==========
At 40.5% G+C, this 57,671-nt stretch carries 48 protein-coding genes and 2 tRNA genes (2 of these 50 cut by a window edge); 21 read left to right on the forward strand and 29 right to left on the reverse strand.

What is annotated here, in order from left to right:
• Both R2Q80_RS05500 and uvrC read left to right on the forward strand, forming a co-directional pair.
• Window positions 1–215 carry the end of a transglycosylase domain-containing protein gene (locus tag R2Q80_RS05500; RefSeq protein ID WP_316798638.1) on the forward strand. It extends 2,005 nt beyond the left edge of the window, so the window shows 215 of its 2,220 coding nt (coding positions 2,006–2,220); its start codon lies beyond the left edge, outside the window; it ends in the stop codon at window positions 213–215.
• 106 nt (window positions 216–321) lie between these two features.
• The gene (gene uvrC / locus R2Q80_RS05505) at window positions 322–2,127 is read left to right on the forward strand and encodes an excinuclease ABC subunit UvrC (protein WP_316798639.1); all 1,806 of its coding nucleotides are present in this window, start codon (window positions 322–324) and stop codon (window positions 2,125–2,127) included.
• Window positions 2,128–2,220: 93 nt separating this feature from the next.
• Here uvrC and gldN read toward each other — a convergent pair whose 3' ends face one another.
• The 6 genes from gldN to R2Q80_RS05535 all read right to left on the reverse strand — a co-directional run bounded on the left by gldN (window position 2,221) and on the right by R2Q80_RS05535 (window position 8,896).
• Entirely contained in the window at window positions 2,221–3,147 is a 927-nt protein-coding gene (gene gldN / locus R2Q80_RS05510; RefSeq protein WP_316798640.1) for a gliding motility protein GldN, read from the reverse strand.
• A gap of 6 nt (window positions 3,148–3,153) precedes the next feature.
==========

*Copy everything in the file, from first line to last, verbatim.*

At 40.5% G+C, this 57,671-nt stretch carries 48 protein-coding genes and 2 tRNA genes (2 of these 50 cut by a window edge); 21 read left to right on the forward strand and 29 right to left on the reverse strand.

What is annotated here, in order from left to right:
• Both R2Q80_RS05500 and uvrC read left to right on the forward strand, forming a co-directional pair.
• Window positions 1–215 carry the end of a transglycosylase domain-containing protein gene (locus tag R2Q80_RS05500; RefSeq protein ID WP_316798638.1) on the forward strand. It extends 2,005 nt beyond the left edge of the window, so the window shows 215 of its 2,220 coding nt (coding positions 2,006–2,220); its start codon lies beyond the left edge, outside the window; it ends in the stop codon at window positions 213–215.
• 106 nt (window positions 216–321) lie between these two features.
• The gene (gene uvrC / locus R2Q80_RS05505) at window positions 322–2,127 is read left to right on the forward strand and encodes an excinuclease ABC subunit UvrC (protein WP_316798639.1); all 1,806 of its coding nucleotides are present in this window, start codon (window positions 322–324) and stop codon (window positions 2,125–2,127) included.
• Window positions 2,128–2,220: 93 nt separating this feature from the next.
• Here uvrC and gldN read toward each other — a convergent pair whose 3' ends face one another.
• The 6 genes from gldN to R2Q80_RS05535 all read right to left on the reverse strand — a co-directional run bounded on the left by gldN (window position 2,221) and on the right by R2Q80_RS05535 (window position 8,896).
• Entirely contained in the window at window positions 2,221–3,147 is a 927-nt protein-coding gene (gene gldN / locus R2Q80_RS05510; RefSeq protein WP_316798640.1) for a gliding motility protein GldN, read from the reverse strand.
• A gap of 6 nt (window positions 3,148–3,153) precedes the next feature.